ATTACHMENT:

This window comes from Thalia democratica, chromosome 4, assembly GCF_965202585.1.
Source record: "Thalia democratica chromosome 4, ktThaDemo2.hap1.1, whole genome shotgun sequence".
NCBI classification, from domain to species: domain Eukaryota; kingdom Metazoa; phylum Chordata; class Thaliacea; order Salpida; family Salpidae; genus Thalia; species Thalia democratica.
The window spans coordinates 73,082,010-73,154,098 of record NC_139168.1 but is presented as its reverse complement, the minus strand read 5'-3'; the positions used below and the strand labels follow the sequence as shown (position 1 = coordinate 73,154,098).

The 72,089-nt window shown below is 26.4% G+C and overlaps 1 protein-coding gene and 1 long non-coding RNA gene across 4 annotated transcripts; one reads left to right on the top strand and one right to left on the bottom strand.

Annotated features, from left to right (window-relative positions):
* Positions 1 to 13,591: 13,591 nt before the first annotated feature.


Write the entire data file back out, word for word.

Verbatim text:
This window comes from Thalia democratica, chromosome 4, assembly GCF_965202585.1.
Source record: "Thalia democratica chromosome 4, ktThaDemo2.hap1.1, whole genome shotgun sequence".
NCBI classification, from domain to species: domain Eukaryota; kingdom Metazoa; phylum Chordata; class Thaliacea; order Salpida; family Salpidae; genus Thalia; species Thalia democratica.
The window spans coordinates 73,082,010-73,154,098 of record NC_139168.1 but is presented as its reverse complement, the minus strand read 5'-3'; the positions used below and the strand labels follow the sequence as shown (position 1 = coordinate 73,154,098).

The 72,089-nt window shown below is 26.4% G+C and overlaps 1 protein-coding gene and 1 long non-coding RNA gene across 4 annotated transcripts; one reads left to right on the top strand and one right to left on the bottom strand.

Annotated features, from left to right (window-relative positions):
* Positions 1 to 13,591: 13,591 nt before the first annotated feature.